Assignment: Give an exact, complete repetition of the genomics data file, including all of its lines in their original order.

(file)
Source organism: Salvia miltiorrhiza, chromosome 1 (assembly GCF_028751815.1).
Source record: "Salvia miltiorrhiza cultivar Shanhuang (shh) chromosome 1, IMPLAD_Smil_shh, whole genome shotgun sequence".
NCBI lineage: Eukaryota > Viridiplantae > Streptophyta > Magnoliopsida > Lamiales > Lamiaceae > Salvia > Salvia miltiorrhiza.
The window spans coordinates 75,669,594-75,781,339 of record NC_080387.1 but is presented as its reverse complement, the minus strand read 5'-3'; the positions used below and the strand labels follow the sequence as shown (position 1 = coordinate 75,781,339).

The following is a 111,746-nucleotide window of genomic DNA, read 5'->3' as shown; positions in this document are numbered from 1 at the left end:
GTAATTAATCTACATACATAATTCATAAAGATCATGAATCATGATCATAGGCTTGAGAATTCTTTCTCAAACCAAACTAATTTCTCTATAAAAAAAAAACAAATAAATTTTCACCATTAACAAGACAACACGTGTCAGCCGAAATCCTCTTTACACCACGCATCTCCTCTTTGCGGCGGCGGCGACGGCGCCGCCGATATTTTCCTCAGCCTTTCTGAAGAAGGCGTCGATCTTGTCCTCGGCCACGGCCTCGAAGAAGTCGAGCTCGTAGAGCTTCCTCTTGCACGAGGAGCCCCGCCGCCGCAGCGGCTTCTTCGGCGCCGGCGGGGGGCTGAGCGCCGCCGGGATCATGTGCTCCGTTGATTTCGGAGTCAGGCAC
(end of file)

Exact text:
Source organism: Salvia miltiorrhiza, chromosome 1 (assembly GCF_028751815.1).
Source record: "Salvia miltiorrhiza cultivar Shanhuang (shh) chromosome 1, IMPLAD_Smil_shh, whole genome shotgun sequence".
NCBI lineage: Eukaryota > Viridiplantae > Streptophyta > Magnoliopsida > Lamiales > Lamiaceae > Salvia > Salvia miltiorrhiza.
The window spans coordinates 75,669,594-75,781,339 of record NC_080387.1 but is presented as its reverse complement, the minus strand read 5'-3'; the positions used below and the strand labels follow the sequence as shown (position 1 = coordinate 75,781,339).

The following is a 111,746-nucleotide window of genomic DNA, read 5'->3' as shown; positions in this document are numbered from 1 at the left end:
GTAATTAATCTACATACATAATTCATAAAGATCATGAATCATGATCATAGGCTTGAGAATTCTTTCTCAAACCAAACTAATTTCTCTATAAAAAAAAAACAAATAAATTTTCACCATTAACAAGACAACACGTGTCAGCCGAAATCCTCTTTACACCACGCATCTCCTCTTTGCGGCGGCGGCGACGGCGCCGCCGATATTTTCCTCAGCCTTTCTGAAGAAGGCGTCGATCTTGTCCTCGGCCACGGCCTCGAAGAAGTCGAGCTCGTAGAGCTTCCTCTTGCACGAGGAGCCCCGCCGCCGCAGCGGCTTCTTCGGCGCCGGCGGGGGGCTGAGCGCCGCCGGGATCATGTGCTCCGTTGATTTCGGAGTCAGGCAC